Iraq News






AI: Yezidi child survivors of ISI facing unprecedented health crisis

Category: Iraq News

Date: 2020-07-30T05:53:25+0000
AI:  Yezidi child survivors of ISI facing unprecedented health crisis

Shafaq News/Almost 2,000 Yezidi children who have returned to their families after being held captive by the armed group calling itself Islamic State (ISIS) are facing a physical and mental health crisis, Amnesty International ( AI) warned in a new report published today.

The report also addresses the urgent need to end the enforced separation of women and their children born of sexual violence by ISIS members.

“Between 2014 and 2017, ISIS committed war crimes, crimes against humanity, and what the UN describes as genocide against the Yezidi community in Iraq. “

The 56-page report reveals the extensive challenges now faced by the estimated 1,992 children who have returned to their families after being abducted, tortured, forced to fight, raped and subjected to numerous other horrendous human rights abuses by IS.

“While the nightmare of their past has receded, hardships remain for these children. After enduring the horrors of war at an extremely young age, they now need urgent support from the national authorities in Iraq and the international community to build their future,” said Matt Wells, Amnesty International’s Crisis Response Deputy Director – Thematic Issues.

“Survivors of horrific crimes, these children now face a legacy of terror. Their physical and mental health must be a priority in the years ahead if they are to fully reintegrate into their families and community.” it added.

The report declares that “Many child survivors have returned from IS captivity with debilitating long-term injuries, illnesses or physical impairments. The most common mental health conditions experienced by these children include post-traumatic stress, anxiety and depression. Symptoms and behaviors often displayed include aggression, flashbacks, nightmares, withdrawal from social situations, and severe mood swings.” 

Humanitarian workers, mental health professionals and caregivers told Amnesty International about particular challenges for two groups of child survivors: former child soldiers and girls subjected to sexual violence.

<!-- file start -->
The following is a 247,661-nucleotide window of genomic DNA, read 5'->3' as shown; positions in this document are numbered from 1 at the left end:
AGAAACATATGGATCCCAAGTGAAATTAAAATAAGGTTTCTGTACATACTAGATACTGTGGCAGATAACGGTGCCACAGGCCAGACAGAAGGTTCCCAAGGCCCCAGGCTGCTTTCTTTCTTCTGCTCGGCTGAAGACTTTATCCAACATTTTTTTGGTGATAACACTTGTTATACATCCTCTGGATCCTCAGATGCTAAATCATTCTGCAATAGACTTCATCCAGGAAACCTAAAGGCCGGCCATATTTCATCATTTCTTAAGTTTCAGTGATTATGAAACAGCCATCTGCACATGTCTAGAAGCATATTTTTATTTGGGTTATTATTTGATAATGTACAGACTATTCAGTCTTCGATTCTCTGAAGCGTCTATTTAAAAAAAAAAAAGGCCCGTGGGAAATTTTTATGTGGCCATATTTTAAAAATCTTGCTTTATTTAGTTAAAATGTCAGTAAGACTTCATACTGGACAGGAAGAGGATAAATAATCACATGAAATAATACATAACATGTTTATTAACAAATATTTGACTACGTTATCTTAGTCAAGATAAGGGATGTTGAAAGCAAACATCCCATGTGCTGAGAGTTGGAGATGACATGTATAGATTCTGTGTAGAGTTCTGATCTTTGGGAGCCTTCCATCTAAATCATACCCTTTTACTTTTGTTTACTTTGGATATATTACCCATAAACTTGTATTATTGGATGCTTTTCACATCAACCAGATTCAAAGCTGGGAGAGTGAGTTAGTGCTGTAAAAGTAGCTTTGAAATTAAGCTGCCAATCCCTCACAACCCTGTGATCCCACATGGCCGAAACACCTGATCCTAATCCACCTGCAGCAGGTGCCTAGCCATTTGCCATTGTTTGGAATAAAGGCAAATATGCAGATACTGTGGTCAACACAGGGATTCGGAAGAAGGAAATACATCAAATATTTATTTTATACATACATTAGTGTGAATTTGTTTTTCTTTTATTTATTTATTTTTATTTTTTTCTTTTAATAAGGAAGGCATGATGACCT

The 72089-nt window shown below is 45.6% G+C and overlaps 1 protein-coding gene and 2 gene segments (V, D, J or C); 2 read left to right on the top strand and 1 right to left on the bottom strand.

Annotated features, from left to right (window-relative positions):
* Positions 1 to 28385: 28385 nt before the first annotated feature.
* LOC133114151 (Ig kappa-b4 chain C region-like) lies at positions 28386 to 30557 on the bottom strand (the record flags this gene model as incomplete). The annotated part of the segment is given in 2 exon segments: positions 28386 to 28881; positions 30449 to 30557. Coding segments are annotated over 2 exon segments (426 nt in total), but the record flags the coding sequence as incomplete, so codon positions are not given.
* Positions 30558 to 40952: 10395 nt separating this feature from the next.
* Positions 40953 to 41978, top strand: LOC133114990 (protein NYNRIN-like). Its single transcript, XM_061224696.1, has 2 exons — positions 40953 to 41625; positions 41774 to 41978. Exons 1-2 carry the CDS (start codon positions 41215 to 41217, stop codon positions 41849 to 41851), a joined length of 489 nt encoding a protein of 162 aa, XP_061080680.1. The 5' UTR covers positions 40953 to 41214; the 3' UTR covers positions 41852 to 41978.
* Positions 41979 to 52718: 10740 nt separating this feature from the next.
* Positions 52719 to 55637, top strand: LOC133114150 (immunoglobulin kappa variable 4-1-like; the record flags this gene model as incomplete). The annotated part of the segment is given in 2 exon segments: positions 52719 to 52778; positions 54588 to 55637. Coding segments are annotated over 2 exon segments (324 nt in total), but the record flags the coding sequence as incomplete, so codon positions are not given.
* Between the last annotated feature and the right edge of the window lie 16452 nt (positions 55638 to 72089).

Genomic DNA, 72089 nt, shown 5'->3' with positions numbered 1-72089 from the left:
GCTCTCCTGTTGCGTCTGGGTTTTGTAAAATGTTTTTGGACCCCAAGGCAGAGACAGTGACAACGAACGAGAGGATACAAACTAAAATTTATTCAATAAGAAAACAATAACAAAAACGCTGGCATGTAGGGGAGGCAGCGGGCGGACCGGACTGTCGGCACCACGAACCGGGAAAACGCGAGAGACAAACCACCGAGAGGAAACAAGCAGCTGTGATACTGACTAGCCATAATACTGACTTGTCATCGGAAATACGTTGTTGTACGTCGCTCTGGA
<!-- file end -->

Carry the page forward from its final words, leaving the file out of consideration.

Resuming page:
Thousands of Yezidi boys captured by IS were starved, tortured and forced to fight. As a result, these former child soldiers are especially likely to suffer from serious health conditions or physical disabilities, such as lost arms or legs.

Yezidi boys are often isolated upon their return, as their families and communities struggle to acknowledge their experiences during captivity. They have often been subjected to intense propaganda, indoctrination and military training, deliberately intended to erase their former identities, language, and names.

Of the 14 former child soldiers interviewed, more than half told Amnesty International they had not received any form of support – whether psychosocial, health, financial, or otherwise – after their return.

Sahir, who was forcibly recruited at the age of 15, said: “I was forced to fight. I had to do it or die. I didn’t have any other options. It was out of my control. To survive, I did the fighting. It’s the worst thing that can happen to any human,”

Yezidi girls suffered a wide range of abuses in ISIS captivity, including sexual violence. Girl survivors of sexual violence suffer from a range of health issues, including traumatic fistulas, scarring, and difficulties conceiving or carrying a child to term.

Randa, a 14-year-old who was in ISIS captivity for five years, said: “I was a child when they made me marry. They made me suffer. I want my future to be better.”

“These children were systematically subjected to the horror of life under IS, and now they’ve been left to pick up the pieces. They must be given the support they desperately need to rebuild their lives as part of the Yezidi community’s future,” said Matt Wells.

He adds, ““Ahead of the sixth anniversary of the IS assault against Yezidis, the national authorities in Iraq and the international community must do all they can to ensure full reparation for the violations of these children’s rights, and to provide them with the support they are entitled to,” said Matt Wells.”